Anhydrous phosphate containing hydroxyl
Specific gravity: 2.98
Colour: Chartreuse yellow, pale yellow, yellow green, colourless; coloured varieties are colourless in transmitted light.
Solubility: Slowly decomposed by HF and by hot sulphuric acid
Most brazilianite occurrences are in granite
pegmatites, where it is found as a relatively late hydrothermal
mineral in cavities. It also occurs in metamorphosed sedimentary deposits and as a sparse component of fracture fillings
in phosphate-rich sedimentary rock.
Associated minerals include montebrasite, scorzalite, wyllieite, eosphorite, siderite, whitlockite, albite, elbaite, fluorapatite, muscovite, quartz and microcline (R&M 75.40-42, Mindat).
At the type locality, the Córrego Frio mine, Linópolis, Divino das Laranjeiras, Minas Gerais, Brazil, brazilianite occurs in cavities in a granite pegmatite. Associated minerals include muscovite, albite, apatite and tourmaline (HOM).
At Mendes Pimentel, Minas Gerais, Brazil, brazilianite occurs with muscovite, albite, apatite and tourmaline (Dana).
At the Buranga pegmatite, Muhororo, Ngororero District, Western Province, Rwanda, brazilianite occurs with amblygonite, lazulite-scorzalite, augelite, bertossaite and apatite (HOM).
The Emmons pegmatite, Greenwood, Oxford county, Maine, USA, is an example of a highly evolved boron-lithium-cesium-tantalum enriched pegmatite (R&M 94.6.505). Brazilianite has been found here associated with goyazite, montebrasite, fairfieldite, eosphorite-childrenite and kastningite (R&M 95.2.163-167).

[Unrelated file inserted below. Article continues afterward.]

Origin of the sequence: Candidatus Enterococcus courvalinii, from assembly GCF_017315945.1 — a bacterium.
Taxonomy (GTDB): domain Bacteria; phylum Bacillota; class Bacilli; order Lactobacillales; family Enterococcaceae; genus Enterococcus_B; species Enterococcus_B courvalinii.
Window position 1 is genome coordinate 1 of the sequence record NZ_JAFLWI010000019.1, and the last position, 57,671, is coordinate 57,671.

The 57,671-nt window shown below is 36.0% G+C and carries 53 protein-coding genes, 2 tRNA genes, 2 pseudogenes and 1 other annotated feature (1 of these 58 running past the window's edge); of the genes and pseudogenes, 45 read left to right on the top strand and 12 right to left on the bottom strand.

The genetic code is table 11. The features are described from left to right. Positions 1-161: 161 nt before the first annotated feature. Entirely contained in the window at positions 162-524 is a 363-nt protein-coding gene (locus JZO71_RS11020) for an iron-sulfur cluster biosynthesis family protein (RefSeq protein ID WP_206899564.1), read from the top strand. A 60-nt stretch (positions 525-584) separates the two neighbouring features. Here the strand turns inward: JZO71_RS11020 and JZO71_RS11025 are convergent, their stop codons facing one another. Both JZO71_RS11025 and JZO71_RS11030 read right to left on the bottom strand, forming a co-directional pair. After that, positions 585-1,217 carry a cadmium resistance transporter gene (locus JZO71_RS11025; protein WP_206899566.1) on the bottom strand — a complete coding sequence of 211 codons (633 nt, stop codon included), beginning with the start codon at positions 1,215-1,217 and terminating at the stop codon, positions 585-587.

At the Chickering Mine, Walpole, Cheshire county, New Hampshire, USA, brazilianite occurs infrequently as transparent, colourless crystals to 1.8 mm. The brazilianite occurrence appears to be confined to hydrothermally altered montebrasite. Other associates include quartz, albite, muscovite, and occasionally wardite (R&M 90.5.414).
At the Palermo No. 1 mine, Groton, Grafton county, New Hampshire, USA, the pegmatite has three zones:
(1) The outer zone is fine to medium grained and contains quartz, muscovite, biotite, albite and schorl.
(2) The intermediate zone is coarse-grained and contains quartz, muscovite, biotite, albite, feldspar variety perthite, beryl, tourmaline, lazulite, other phosphates and small amounts of sulphide minerals. The beryl occurs as crystals up to eight feet long.
(3) The core is of quartz, and contains several other minerals, including single crystals of triphylite up to fourteen feet long, large feldspar variety perthite crystals, mica and beryl.
The brazilianite was found in cavities at the contact of the intermediate zone and the quartz core.
The pegmatite was traversed by late-stage, relatively low temperature hydrothermal solutions which attacked the triphylite to form ludlamite, messelite (?), siderite, triploidite, apatite and minor sulphides.
The brazilianite was found in the vicinity of, but not actually in, the altered triphylite crystals. It occurs as drusy crystals associated with small quartz crystals, tiny white prisms of apatite and whitlockite, and in small cavities in coarsely granular aggregates of feldspar and quartz. The sequence of formation was quartz-brazilianite-apatite-whitlockite-quartz (AM 33.135-141).
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